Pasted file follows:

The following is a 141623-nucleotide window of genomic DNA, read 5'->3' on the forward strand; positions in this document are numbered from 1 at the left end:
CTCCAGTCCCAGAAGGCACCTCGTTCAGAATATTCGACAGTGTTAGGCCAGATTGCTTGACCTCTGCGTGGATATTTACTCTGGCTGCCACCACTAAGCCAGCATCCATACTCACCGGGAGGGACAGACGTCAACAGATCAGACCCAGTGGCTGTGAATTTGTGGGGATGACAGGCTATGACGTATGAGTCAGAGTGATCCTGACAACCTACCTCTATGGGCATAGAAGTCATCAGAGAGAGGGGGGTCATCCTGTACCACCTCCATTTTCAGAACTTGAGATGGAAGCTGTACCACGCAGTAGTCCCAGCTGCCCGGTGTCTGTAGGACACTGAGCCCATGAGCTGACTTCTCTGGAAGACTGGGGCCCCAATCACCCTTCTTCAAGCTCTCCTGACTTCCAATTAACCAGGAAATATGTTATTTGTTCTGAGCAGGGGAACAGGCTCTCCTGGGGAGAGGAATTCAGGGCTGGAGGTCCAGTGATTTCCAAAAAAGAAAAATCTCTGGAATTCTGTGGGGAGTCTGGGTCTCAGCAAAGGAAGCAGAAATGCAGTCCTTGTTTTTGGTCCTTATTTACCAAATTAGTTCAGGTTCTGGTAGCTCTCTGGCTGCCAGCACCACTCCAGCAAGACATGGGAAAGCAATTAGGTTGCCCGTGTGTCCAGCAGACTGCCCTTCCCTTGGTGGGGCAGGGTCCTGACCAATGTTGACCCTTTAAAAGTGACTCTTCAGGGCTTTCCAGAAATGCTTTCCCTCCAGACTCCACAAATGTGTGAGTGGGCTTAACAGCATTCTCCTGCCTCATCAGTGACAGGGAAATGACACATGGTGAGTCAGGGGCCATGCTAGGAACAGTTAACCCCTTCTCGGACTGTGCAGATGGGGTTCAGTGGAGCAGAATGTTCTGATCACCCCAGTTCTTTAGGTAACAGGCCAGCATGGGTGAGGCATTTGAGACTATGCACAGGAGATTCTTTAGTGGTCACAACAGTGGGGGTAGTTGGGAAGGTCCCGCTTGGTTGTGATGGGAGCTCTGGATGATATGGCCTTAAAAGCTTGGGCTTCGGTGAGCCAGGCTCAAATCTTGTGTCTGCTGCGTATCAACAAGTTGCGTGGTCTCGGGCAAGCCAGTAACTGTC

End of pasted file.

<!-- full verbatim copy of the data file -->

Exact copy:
The following is a 141623-nucleotide window of genomic DNA, read 5'->3' on the forward strand; positions in this document are numbered from 1 at the left end:
CTCCAGTCCCAGAAGGCACCTCGTTCAGAATATTCGACAGTGTTAGGCCAGATTGCTTGACCTCTGCGTGGATATTTACTCTGGCTGCCACCACTAAGCCAGCATCCATACTCACCGGGAGGGACAGACGTCAACAGATCAGACCCAGTGGCTGTGAATTTGTGGGGATGACAGGCTATGACGTATGAGTCAGAGTGATCCTGACAACCTACCTCTATGGGCATAGAAGTCATCAGAGAGAGGGGGGTCATCCTGTACCACCTCCATTTTCAGAACTTGAGATGGAAGCTGTACCACGCAGTAGTCCCAGCTGCCCGGTGTCTGTAGGACACTGAGCCCATGAGCTGACTTCTCTGGAAGACTGGGGCCCCAATCACCCTTCTTCAAGCTCTCCTGACTTCCAATTAACCAGGAAATATGTTATTTGTTCTGAGCAGGGGAACAGGCTCTCCTGGGGAGAGGAATTCAGGGCTGGAGGTCCAGTGATTTCCAAAAAAGAAAAATCTCTGGAATTCTGTGGGGAGTCTGGGTCTCAGCAAAGGAAGCAGAAATGCAGTCCTTGTTTTTGGTCCTTATTTACCAAATTAGTTCAGGTTCTGGTAGCTCTCTGGCTGCCAGCACCACTCCAGCAAGACATGGGAAAGCAATTAGGTTGCCCGTGTGTCCAGCAGACTGCCCTTCCCTTGGTGGGGCAGGGTCCTGACCAATGTTGACCCTTTAAAAGTGACTCTTCAGGGCTTTCCAGAAATGCTTTCCCTCCAGACTCCACAAATGTGTGAGTGGGCTTAACAGCATTCTCCTGCCTCATCAGTGACAGGGAAATGACACATGGTGAGTCAGGGGCCATGCTAGGAACAGTTAACCCCTTCTCGGACTGTGCAGATGGGGTTCAGTGGAGCAGAATGTTCTGATCACCCCAGTTCTTTAGGTAACAGGCCAGCATGGGTGAGGCATTTGAGACTATGCACAGGAGATTCTTTAGTGGTCACAACAGTGGGGGTAGTTGGGAAGGTCCCGCTTGGTTGTGATGGGAGCTCTGGATGATATGGCCTTAAAAGCTTGGGCTTCGGTGAGCCAGGCTCAAATCTTGTGTCTGCTGCGTATCAACAAGTTGCGTGGTCTCGGGCAAGCCAGTAACTGTC